Road to Code: Dusting off the cobwebs

It’s 10:04am, I’m already three coffees deep, and I’ve deleted the first paragraph of this post at least thirty times. I’m running on a solid four hours of sleep, and with each yawn, the idea of napping under my desk becomes more and more appealing. I’m feeling very Costanza-esque.


Over the last week, I’ve learned two things. One being that people seem to appreciate humility and vulnerability (thankyou to everyone who read the first Road to Code post!). And two being that I’m a very, very lucky person. Why, you ask? Let me tell you a story about my situation…

I’m learning to code through three different avenues – the team here at LegRoom, a Front-End Development Blueprint via Skillcrush, and a tonne of tasks on FreeCodeCamp. While pursuing three different avenues might seem like overkill, I’ve found that one of the most important resources a developer can have is a community of like-minded individuals. And one of the great things about these self-taught coding ventures is that you’re automatically set up with a network of newbies who are eager to help one another out.

The reason I consider myself to be incredibly lucky is because I don’t have to worry about things like ‘nailing that first interview’, ‘getting that first dev job’ or ‘preparing my portfolio’ to be hired… I’ve already got my foot in the door – I ‘here’s Johnny-ed’ my way right through that sucker.


While chatting with a few of the people taking the Skillcrush Blueprint, I’ve found that the vast majority of the ‘students’ are preparing to make a major career shift – they’re sacrificing a lot to learn to code. And truth be told, I think if my foot wasn’t already in the door, I’d feel a little less motivated about my pursuit – there would be a lot of internal conversations about not being good enough and that it would be a wasted endeavour.

I’m definitely not saying that it’s easy for me, but I will admit that it’s easier for me than it is for some. And with every day that I gain more knowledge as a developer, I’m eternally grateful for everything that has happened to land me in the position I’m in – good and bad.

I’m now a week into my ‘official’ journey, and I’m happy to say that I’ve fallen even more in love with development – the future looks bright! And although the last seven days have been spent rehashing things I already knew from that trusty week at Shillington, it’s been great to have it all broken down and taken back to basics. I’m amazed at how quickly it has all come back to me, especially after stepping away from it for three or four years. The human mind is an incredible thing.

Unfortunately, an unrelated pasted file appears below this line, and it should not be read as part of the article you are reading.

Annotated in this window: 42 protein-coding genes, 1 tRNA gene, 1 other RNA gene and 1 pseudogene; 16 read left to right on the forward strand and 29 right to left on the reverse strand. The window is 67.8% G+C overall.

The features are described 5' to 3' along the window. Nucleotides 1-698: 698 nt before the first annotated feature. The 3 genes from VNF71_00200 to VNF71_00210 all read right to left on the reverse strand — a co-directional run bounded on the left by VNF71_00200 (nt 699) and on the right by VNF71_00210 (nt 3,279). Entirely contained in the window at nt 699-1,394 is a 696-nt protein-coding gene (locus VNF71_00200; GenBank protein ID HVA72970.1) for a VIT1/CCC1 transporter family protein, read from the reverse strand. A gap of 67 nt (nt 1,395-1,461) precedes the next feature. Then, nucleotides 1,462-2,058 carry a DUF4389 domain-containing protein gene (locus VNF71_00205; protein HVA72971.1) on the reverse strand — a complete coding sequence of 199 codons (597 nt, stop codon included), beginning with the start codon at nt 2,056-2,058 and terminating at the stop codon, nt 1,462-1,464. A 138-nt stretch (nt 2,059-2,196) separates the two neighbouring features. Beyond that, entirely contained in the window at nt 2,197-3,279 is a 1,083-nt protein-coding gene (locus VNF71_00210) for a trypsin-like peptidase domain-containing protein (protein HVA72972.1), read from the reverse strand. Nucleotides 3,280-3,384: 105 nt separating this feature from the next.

I’ve been reminded all about HTML and CSS, I’ve learned a few new things relating to both languages, I’ve chatted with some really incredible people who are paving the way for women in STEM, I’ve been overloaded with inspiration and an abundance of helpful resources, and weirdly, I’ve been looking into networking events for developers in Melbourne and Geelong.

I’ll tell you now, as someone who is incredibly shy and has suffered from anxiety for most of my life, the idea of sitting in a room full of strangers has never appealed to me. Usually, I’d never consider doing something like this, but here I am, actively looking for meetups and am genuinely looking forward to attending them. That has to count for something, right? Things inside me are changing… I’m blossoming. Is this what personal growth feels like?!


As we’re settling back into work after the Christmas break, I’m looking through LegRoom’s BitBucket repository, learning the way that our team works and fiddling with some site functions, forcing myself to understand why things work the way they do. I’m in way over my head, but I’ve always believed that the best way to learn something is to throw yourself in the deep end – no matter how intimidating it may be. Check out the eager beaver over here!

I’ll be tweeting more about my journey over on my personal Twitter (@murphytrueman) – let’s share our experiences and chat all things dev!

TLDR – I’m happy. And for the first time in such a long time, I can say that and mean it. 110%.